The heart is the center of the circulatory system, which consists of a network of blood vessels: arteries, veins and capillaries. The heart uses electrical signals to contract the muscular walls and pump blood into the circulatory system.
A healthy heart supplies the body with the right amount of blood at the rate needed to work well. If disease or injury weakens the heart, the body’s organs won’t receive enough blood to work normally. Drugs also can change the rate and regularity of a heartbeat. Consequently, scientists need to be able to better predict which drugs might have toxic effects.
Current testing, which is done in animal models and laboratory tests, is not always accurate enough to predict toxicity in humans. In fact, toxic effects on the heart are among the most common reasons that a new drug fails in the human testing phase or even after the drug is on market, and this “cardiotoxicity” accounts for one-third of market withdrawals.
Heart on a Chip
A team of researchers at the University of California, Berkeley, have integrated cardiac cells in a heart on a chip. The researchers generated cardiac cells from induced pluripotent stem cells (iPSCs) derived from adult donor cells. Stem cells have the remarkable potential to develop into many different cell types. Stem cells are important during early life and for embryonic growth; in adults, stem cells function in tissue repair and maintenance. iPSCs can produce an unlimited supply of donor cells capable of forming heart and other types of tissues for the chip devices.
The chip provides nutrients and oxygen to keep the cells alive. The resulting heart tissue even has a heartbeat. When the researchers used iPSCs from a patient with a disease that causes a slow heart rate, the “pulse” of the cardiac chip was slower than in chips bioengineered from iPSCs from a healthy adult, showing that cardiac tissue keeps some key characteristics, even when grown in plastic.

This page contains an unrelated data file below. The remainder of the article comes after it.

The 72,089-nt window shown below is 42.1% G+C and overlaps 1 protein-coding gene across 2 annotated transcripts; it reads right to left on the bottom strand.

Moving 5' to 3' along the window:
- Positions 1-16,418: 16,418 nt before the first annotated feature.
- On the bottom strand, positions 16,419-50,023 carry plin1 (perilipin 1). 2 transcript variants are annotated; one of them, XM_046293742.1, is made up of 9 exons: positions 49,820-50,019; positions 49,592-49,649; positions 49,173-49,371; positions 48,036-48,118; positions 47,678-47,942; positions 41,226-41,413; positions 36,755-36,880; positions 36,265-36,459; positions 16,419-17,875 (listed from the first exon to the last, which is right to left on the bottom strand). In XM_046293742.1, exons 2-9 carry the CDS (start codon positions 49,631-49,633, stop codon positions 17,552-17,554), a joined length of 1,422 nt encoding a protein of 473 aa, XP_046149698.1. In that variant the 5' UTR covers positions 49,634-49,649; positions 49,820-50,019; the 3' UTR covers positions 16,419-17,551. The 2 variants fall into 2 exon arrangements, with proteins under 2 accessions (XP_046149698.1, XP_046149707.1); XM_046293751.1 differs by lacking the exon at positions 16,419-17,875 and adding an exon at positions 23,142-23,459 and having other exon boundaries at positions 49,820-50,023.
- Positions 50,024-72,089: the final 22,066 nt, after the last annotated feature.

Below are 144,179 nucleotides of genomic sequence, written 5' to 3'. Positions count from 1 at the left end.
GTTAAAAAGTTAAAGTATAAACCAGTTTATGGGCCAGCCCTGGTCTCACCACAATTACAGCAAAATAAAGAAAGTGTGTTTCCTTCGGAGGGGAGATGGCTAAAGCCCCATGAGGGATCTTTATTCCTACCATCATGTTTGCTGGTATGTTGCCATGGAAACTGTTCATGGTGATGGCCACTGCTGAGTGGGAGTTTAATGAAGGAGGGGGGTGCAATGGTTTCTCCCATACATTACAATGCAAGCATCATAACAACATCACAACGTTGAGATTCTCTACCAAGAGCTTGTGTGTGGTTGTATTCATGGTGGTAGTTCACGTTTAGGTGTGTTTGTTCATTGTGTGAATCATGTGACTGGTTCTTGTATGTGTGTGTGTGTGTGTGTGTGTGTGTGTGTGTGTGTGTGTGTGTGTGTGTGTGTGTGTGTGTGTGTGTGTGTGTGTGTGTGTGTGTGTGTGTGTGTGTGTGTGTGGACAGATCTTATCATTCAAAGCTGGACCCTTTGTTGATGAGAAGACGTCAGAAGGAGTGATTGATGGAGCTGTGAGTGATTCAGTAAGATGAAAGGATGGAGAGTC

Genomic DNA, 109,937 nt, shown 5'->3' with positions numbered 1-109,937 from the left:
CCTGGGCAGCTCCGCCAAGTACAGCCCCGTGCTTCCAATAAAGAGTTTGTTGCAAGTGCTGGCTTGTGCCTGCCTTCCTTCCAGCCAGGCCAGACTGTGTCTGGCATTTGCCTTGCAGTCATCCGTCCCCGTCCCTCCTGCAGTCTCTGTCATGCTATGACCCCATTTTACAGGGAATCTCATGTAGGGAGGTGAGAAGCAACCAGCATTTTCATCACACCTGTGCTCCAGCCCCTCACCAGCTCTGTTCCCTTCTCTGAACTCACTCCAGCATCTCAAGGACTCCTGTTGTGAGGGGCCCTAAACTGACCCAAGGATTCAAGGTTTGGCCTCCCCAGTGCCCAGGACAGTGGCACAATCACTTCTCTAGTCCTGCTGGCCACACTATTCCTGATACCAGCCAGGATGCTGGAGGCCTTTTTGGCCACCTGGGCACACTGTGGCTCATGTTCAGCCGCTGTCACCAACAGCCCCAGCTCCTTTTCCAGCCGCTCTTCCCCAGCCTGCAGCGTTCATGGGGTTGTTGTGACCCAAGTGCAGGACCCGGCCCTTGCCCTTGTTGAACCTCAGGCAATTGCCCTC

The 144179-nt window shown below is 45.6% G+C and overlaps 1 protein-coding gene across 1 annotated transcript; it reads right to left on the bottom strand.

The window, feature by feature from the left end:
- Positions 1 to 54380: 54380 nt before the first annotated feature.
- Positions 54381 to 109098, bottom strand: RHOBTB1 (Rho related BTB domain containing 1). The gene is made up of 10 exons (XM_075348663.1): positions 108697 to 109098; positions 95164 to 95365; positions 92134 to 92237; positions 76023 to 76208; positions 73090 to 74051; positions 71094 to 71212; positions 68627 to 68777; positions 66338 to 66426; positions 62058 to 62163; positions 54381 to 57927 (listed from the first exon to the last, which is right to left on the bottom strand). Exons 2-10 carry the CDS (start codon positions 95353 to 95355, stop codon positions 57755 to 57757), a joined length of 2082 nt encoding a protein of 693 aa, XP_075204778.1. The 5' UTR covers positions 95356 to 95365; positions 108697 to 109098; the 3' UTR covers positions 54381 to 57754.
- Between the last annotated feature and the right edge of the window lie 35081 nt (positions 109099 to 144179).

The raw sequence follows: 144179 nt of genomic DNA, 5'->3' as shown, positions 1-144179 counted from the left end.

In this video, the left panel shows the chip with heart tissue beating at a normal rate. When a drug called isoproterenol is added (right panel), the heart rate becomes faster, mimicking the response in human patients.
Heart, Microvessels and Liver on a Chip
NIH-supported research teams from Columbia University, the Massachusetts Institute of Technology, Boston University, the Wyss Institute at Harvard University and Yale University are growing cardiac cells from iPSC lines and allowing them to mature on a heart chip that will mimic heart cell function in the body.
The scientists on this project are assembling an integrated human circulation-liver-heart model system that mimics the coordinated function of the human body. By using iPSCs from healthy individuals and patients carrying various diseases, the teams are personalizing the system to model specific genetic and disease states and test therapeutics for effectiveness and toxicity in the heart and other organs.
The teams of scientists envision using the heart on a chip in conjunction with other organ-on-chip devices to screen candidate drugs for toxic side effects. The ability to screen potential drugs accurately in such models could be an advance over the use of animal models, which can be relatively expensive and, of more concern, fail to predict dangerous reactions. These systems also will enable scientists to model rare genetic disorders to investigate treatment options.
When the tissue chips are linked together, almost like a “human on a chip,” researchers may be able to predict a drug’s effects on many organ systems simultaneously.